After many long days of travel, on January 27th Brock and I touched down in Fushun, China. We were quickly acquainted with unfamiliar Chinese letters and squat toilets. Brock and I were welcomed with warm hugs and big smiles by my father, Hong (my step-mom), and her nephew.
During our journey to our hotel room, we got our first taste of life in China. We witnessed people on the side of the highway shoveling snow by hand as people zoomed by. We gawked as motorcycles & vans drove towards us head on. Our mouths agape as our host pointed out the various abandoned buildings. We had heard of China’s ghost cities, but we didn’t realize how real they were.
As we entered our hotel, Brock insisted that we were at the wrong place (side note: he had nothing to do with the booking.) It was a high-rise complex that was nestled onto the water. Our lobby greeted us with the shinest & biggest chandelier I had ever seen. It’s safe to say that this was the nicest hotel I had ever been in! On cue, my Anxiety and I began freaking out. Remembering numbers isn’t my strong suit, I racked my brain to remember how much this place cost. I wouldn’t book something crazy expensive– would I??? Truthfully, I wouldn’t, I’m very conscious of my money, but sometimes my Anxiety wins. Dear GOD, please tell me I didn’t agree to pay $200 a night. Well, it turns out that our Room was a fantastic deal! For what we’d pay for an average motel room in the U.S., we were able to get a luxurious executive hotel room in China. The bathroom wall was a window, with an electric curtain. Our king size bed had been a cloud in a past life. We had a fancy shower, a gigantic tub, and a telephone next to our toilet! Our desk would make for a perfect workspace. The view from our room was stunning. Our room overlooked the river and a busy skyline scattered with LED lights. As Golden Hour slowly engulfed the city, I was in awe with our life. These travel moments of pure bliss are why I love travel more than anything else.
In celebration of the New Year, we went out to dinner. For special occasions, the Chinese rent a private room in a restaurant. Our family sat around a huge Lazy Susan and passed around all sorts of Chinese delicacies. Our choices consisted of delicious garlic clams, squash, cabbage cakes, duck rolls, and many unfamiliar dishes. A lot of foods that I surprisingly tried! We took several shots of a local vodka that tasted like paint-thinner. The family toasted to everything- to a year of health, more money, welcoming Brock and I to the family, and so on. It was one of the happiest and most loving occasions that Brock and I have experienced with strangers. The joy radiated with every smile and laugh.
Shortly thereafter, Hong and her sister showed Brock and I how to make Chinese Dumplings. You use two chopsticks to mix warm water with an egg and flour. You let the batter rise and then roll it into a long snake. From there chop it into tiny pieces and roll out each bite-size piece of batter. Following, the dumpling is stuffed with veggies and shrimp and intricately pinched closed. Where it is fried in a wok.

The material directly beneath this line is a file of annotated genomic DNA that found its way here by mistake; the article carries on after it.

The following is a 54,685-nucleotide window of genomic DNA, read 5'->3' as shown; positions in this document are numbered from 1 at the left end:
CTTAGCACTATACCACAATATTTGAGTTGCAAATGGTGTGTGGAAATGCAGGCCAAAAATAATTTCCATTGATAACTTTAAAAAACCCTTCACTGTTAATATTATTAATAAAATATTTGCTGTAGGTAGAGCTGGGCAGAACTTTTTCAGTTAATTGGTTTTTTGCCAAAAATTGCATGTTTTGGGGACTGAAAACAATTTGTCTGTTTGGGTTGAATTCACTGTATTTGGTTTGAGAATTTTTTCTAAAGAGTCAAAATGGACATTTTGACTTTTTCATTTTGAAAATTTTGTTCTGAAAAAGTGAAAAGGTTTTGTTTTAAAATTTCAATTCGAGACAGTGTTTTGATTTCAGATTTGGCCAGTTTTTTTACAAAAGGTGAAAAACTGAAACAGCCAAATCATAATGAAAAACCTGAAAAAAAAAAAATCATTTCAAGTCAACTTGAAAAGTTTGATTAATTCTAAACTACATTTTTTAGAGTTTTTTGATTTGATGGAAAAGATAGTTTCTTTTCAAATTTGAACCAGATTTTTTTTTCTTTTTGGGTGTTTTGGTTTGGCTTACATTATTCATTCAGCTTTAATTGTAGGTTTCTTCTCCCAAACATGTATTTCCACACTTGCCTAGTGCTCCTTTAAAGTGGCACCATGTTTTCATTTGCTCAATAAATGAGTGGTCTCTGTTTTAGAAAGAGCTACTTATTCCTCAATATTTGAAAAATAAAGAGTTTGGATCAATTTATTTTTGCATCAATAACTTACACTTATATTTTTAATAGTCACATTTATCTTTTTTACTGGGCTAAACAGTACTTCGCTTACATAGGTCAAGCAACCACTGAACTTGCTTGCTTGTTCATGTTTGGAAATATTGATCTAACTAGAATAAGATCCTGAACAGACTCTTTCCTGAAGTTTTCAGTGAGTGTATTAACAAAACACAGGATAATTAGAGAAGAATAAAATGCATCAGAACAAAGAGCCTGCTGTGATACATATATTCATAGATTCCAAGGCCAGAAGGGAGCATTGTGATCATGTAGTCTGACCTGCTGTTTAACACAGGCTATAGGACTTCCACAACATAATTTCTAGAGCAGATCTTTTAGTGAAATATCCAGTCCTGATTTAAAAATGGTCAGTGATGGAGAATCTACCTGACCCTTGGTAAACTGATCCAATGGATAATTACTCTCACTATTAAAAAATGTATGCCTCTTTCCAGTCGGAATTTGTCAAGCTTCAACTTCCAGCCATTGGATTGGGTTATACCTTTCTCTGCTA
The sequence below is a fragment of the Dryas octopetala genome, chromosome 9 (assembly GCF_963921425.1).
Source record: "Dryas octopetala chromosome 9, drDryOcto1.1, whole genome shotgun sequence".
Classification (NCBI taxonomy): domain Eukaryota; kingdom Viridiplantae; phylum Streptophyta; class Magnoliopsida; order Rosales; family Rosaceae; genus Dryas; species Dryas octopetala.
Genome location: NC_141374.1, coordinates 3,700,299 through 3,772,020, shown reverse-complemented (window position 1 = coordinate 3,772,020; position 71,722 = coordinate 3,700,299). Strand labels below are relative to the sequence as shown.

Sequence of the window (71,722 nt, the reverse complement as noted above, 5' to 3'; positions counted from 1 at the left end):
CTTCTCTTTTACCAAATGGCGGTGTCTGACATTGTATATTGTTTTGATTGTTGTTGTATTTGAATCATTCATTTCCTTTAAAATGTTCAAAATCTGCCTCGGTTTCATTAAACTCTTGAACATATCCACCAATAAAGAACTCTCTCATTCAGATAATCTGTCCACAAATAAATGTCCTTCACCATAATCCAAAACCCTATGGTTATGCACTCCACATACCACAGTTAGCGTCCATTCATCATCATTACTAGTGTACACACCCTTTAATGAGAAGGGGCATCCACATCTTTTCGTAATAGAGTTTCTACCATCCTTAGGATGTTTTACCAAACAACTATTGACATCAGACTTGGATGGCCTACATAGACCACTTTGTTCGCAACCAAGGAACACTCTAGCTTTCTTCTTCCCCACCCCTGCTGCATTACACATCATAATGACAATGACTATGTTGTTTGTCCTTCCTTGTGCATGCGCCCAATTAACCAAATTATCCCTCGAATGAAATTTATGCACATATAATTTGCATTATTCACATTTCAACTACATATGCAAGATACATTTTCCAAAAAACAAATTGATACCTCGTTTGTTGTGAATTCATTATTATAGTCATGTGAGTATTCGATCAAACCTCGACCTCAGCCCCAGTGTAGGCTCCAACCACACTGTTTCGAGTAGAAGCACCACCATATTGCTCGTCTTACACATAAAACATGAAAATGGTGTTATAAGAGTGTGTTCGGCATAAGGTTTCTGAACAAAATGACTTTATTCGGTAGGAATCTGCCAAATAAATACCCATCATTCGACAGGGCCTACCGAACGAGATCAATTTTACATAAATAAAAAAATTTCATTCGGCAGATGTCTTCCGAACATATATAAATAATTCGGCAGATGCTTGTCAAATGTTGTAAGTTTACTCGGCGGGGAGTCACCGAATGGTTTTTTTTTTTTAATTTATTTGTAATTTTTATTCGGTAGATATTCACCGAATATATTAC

Upon the clock striking 11 p.m the (DIY) firework frenzy began! We rushed down 6 flights of steps and out into the frigid night. The night air was full of firework smoke. My lungs were silently screaming out in discomfort. On our right their was a family playing with sparklers. 30 feet away on our left, a family was lighting off firecrackers. In the distance, we saw gigantic display of fireworks booming. Our family quickly began launching our personal supply of fireworks. To my surprise, they were the same kind that you’d see on the 4th of July in the U.S. I was stunned that an average Joe could purchase them here in China. They boomed, sparked, and cracked. At one point, I did a 360 degree turn, and could see a light show at every angle.
Heading home, our car whizzed by fireworks being lit on the side of the road. We passed by fountain fireworks and Roman candles, by a matter of feet. My stomach was in knots, hoping that we’d make it out alive. I was astounded when I saw people starting & attending to fires on the side of the road. We saw at least 30 fires next to the curb. Puzzled, Hong explained that they were in honor of someone who had passed.
Our night ended after watching more fireworks from above the city of Fushun, China. The simple pleasures of family bonding over a gigantic dinner and DIY firework displays made my heart burst with happiness. I couldn’t have asked for a better occasion to meet the people closest to my stepmom. I often find it difficult to explain why I love to leave, but in reality, it’s easy. Our Chinese New Year is the perfect example of why Brock and I travel. We travel to meet new people, to experience new cultures, and to have once-in-lifetime experiences.
From my family to yours, Happy New Year. I hope that this year, you find yourself with a healthy family, more money, and increased happiness. Although I don’t believe in wishes, I believe that with hard work, you can make shit happen.
Finally, congratulations Rooster, it’s your year!
Explore the Chinese New Year by clicking this link.
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Happy travels to you all!